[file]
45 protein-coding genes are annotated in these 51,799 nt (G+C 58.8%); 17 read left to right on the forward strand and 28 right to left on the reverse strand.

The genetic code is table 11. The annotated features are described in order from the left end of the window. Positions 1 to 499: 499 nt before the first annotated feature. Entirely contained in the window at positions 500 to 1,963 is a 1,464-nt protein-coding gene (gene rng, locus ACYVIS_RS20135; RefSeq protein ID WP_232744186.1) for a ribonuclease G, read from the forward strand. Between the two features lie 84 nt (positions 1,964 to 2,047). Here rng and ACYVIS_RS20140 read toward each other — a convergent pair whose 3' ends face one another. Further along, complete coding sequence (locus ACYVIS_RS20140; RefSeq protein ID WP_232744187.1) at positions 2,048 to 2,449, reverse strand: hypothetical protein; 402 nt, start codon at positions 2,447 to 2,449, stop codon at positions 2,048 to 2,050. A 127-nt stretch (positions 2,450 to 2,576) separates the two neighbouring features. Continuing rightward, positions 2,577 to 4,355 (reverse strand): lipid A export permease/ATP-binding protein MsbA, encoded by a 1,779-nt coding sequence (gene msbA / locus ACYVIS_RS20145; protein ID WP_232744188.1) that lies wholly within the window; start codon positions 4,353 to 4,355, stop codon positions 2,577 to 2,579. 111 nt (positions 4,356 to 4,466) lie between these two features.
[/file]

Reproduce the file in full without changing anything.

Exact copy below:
45 protein-coding genes are annotated in these 51,799 nt (G+C 58.8%); 17 read left to right on the forward strand and 28 right to left on the reverse strand.

The genetic code is table 11. The annotated features are described in order from the left end of the window. Positions 1 to 499: 499 nt before the first annotated feature. Entirely contained in the window at positions 500 to 1,963 is a 1,464-nt protein-coding gene (gene rng, locus ACYVIS_RS20135; RefSeq protein ID WP_232744186.1) for a ribonuclease G, read from the forward strand. Between the two features lie 84 nt (positions 1,964 to 2,047). Here rng and ACYVIS_RS20140 read toward each other — a convergent pair whose 3' ends face one another. Further along, complete coding sequence (locus ACYVIS_RS20140; RefSeq protein ID WP_232744187.1) at positions 2,048 to 2,449, reverse strand: hypothetical protein; 402 nt, start codon at positions 2,447 to 2,449, stop codon at positions 2,048 to 2,050. A 127-nt stretch (positions 2,450 to 2,576) separates the two neighbouring features. Continuing rightward, positions 2,577 to 4,355 (reverse strand): lipid A export permease/ATP-binding protein MsbA, encoded by a 1,779-nt coding sequence (gene msbA / locus ACYVIS_RS20145; protein ID WP_232744188.1) that lies wholly within the window; start codon positions 4,353 to 4,355, stop codon positions 2,577 to 2,579. 111 nt (positions 4,356 to 4,466) lie between these two features.